Unilever’s Rahul Welde: People first rather than consumers
Rahul Welde, VP Media for Unilever Asia, Africa, Middle East, Turkey and Russia, says the number of media and technology options for consumers to engage has evolved “way beyond what people had imagined” and if brands are to remain relevant they need to make listening a priority.
In our continuing series of interviews with top industry thought leaders and innovators, we speak with Welde about Unilever’s plans for digital and social media in 2015, its focus on building brand love, the importance of responding quickly and creatively in digital, and Millennials’ thirst for ‘snackable’ content.
As we enter a new year, are you confident you have achieved what you set out to do in 2014?
WELDE: We are on a journey that is continuous. We call it a “crafting brands for life” philosophy. Within that we start by putting people first and really try to understand people in the deepest sense. We glean insights out of what motivates them and what is critical to them. Our mission is to make sure that we translate those insights to build love for our brands.
Is there anything you are particularly proud of?
WELDE: If we look back there are a number of areas where we have made a dramatic impact, most notably in the area of mobile marketing. We’ve had a number of cases across markets that leverage the power of a local insight.
For example, the mobile radio program called KKT (Kan Khajura Tesan) that we run in India taps into media dark areas providing a unique mobile radio service. In these areas, people don’t have access to television but they all have access to mobile. They don’t have access to [traditional forms of] entertainment, so we bring this to them [through KKT], whether it’s music, jokes or dialogues from Bollywood movies. We package it to provide that mobile radio service in a very interesting [locally-specific] way.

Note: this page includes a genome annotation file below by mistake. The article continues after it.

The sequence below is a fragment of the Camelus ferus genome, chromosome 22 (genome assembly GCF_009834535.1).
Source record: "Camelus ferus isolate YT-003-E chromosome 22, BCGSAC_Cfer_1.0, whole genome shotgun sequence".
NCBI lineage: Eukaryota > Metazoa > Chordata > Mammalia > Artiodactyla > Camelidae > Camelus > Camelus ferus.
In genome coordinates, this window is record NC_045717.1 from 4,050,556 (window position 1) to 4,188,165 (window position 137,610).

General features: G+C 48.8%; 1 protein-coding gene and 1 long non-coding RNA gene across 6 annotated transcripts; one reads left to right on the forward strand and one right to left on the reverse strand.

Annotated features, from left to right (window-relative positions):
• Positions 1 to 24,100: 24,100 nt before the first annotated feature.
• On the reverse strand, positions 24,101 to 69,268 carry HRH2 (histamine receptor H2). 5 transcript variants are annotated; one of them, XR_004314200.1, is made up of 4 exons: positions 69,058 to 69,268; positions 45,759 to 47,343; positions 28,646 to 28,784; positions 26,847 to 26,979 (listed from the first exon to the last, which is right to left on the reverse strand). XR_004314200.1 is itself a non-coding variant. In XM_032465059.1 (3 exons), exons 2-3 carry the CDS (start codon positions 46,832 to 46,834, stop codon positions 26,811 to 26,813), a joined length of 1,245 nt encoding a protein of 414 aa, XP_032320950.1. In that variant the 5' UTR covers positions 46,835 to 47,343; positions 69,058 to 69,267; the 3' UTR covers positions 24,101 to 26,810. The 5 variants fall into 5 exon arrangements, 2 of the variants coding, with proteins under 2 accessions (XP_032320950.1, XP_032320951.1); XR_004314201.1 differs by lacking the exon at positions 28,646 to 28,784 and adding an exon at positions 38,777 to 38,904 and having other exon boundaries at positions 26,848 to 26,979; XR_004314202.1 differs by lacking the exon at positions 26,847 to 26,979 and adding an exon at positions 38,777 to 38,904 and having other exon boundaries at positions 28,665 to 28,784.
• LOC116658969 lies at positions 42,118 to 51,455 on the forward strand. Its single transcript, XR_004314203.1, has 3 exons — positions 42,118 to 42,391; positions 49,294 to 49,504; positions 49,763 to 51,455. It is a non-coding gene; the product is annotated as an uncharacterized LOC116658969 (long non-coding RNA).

A fifth of Unilever’s entire media spend is now direct to digital. Is that enough of an investment?
WELDE: We have to do things that are fit for purpose. We are connecting with different sets of people across different sets of brands. We don’t use digital or any one platform in the same way across all the brands and the consumers. In general, it’s fair to say that digital continues to grow very fast in terms of how people use digital technologies and therefore we have to continue to leverage that.
In the past you have said speed is critical and that organisations have to move faster than ever before.
WELDE: Speed is indeed critical in the new world. This is driven by technology because access to information and information flows are much faster now. To manage this shift we are undertaking several initiatives. For example we have a command centre in our Singapore office that enables us to do real time marketing and agile management of our campaigns across countries all from one location. There are two parts to agile marketing – one being how you listen and the second part how you respond to what you’re listening to. As the digital technology platforms to evolve, speed will certainly be the new currency.